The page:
With the world encouraging graduates to be productive, ambitious, effective, and, most of cheap money clips, very very busy, I like to provide balance with a gift of M. B. Goffstein's A Writer, which celebrates lying on the couch, and thinking; or, for a more detailed approach to the same idea, How to Be Idle by Tom Hodgkinson. I'm not sure it works. Everyone I've given the Hodgkinson book to has told me that they look forward to reading it one day but that right now they just don't have the time. SARAH ELLIS
Our first son was already a book lover when he graduated from being an only child. At two, he was well versed in Mother Goose and enjoyed identifying the bright pictures in Bruno Munari's ABC; still, he had yet to follow a real story. The advent of a baby brother precipitated a tenacious case of insomnia. How to calm him so we could all sleep? Night after night, I recounted his own day - familiar enough to follow, eventful enough to mimic plot, with a soothing happy ending: sleep. It worked. Better yet, it prepared him for the more complex cheap necklaces of what now became his favorite story: The Three Billy Goats Gruff, as illustrated by Marcia Brown. Each night, as the first two goat brothers outwitted the troll, he drew in his breath, holding it until the biggest billy goat tossed the troll into the river. Then he let out a great cathartic gust of a sigh, and was ready to snuggle down for a good night's sleep. JOANNA RUDGE Long
Of all the books we sell at the children's specialty toy store in Brookline Village, Massachusetts, where I work part-time, I repeatedly recommend one book besides Oh, the Places You'll Go! to customers looking for a great graduation gift: Watty Piper's and Loren Long's The Little Engine That Could. Typically I find our customers are looking to give a book to young children and this usually fits their request, but die book's nostalgic story and message are equally suitable and appealing to teenagers and adults.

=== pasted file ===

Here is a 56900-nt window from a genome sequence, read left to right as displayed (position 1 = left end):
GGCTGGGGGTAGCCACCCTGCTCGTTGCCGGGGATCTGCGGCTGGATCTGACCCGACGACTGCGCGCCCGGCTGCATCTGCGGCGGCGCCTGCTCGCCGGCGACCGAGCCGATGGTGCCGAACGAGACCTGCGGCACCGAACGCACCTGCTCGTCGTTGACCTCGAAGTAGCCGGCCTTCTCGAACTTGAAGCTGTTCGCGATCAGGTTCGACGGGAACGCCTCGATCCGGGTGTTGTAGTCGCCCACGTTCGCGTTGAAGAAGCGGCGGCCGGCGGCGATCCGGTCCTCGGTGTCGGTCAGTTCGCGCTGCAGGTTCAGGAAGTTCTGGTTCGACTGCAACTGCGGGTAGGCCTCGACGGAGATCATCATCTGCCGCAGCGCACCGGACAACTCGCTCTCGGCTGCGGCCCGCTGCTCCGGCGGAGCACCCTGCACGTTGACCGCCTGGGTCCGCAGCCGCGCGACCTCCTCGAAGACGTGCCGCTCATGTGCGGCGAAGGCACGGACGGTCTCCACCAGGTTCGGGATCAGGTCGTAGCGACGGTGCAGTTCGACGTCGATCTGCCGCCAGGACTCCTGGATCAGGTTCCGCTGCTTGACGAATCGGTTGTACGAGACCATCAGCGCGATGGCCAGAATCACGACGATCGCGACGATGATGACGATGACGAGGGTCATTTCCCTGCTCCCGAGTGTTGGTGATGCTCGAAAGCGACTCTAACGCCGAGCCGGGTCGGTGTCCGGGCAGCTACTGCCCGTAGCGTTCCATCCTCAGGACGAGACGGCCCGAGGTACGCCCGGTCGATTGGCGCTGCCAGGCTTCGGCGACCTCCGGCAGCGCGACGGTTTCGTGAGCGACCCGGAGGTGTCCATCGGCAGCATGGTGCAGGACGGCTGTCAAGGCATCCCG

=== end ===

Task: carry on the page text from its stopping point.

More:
This book exudes positive thinking, determination, and perseverance - lessons worth cheap pendants readers of at any new phase in their life. Not only is the Little Blue Engine humble and willing to play the Good Samaritan role - helping others when they are in need - but she is also confident and hard-working as she repeats the book's famous mantra to herself: "I think I can. I think I can. I think I can." In her triumph getting over the mountain top, the Little Blue Engine smiles and puffs, "I thought I could," just as graduates celebrate their ability to turn their "I think I can" experiences into "I thought I could" successess. CYNTHIA K. RITTER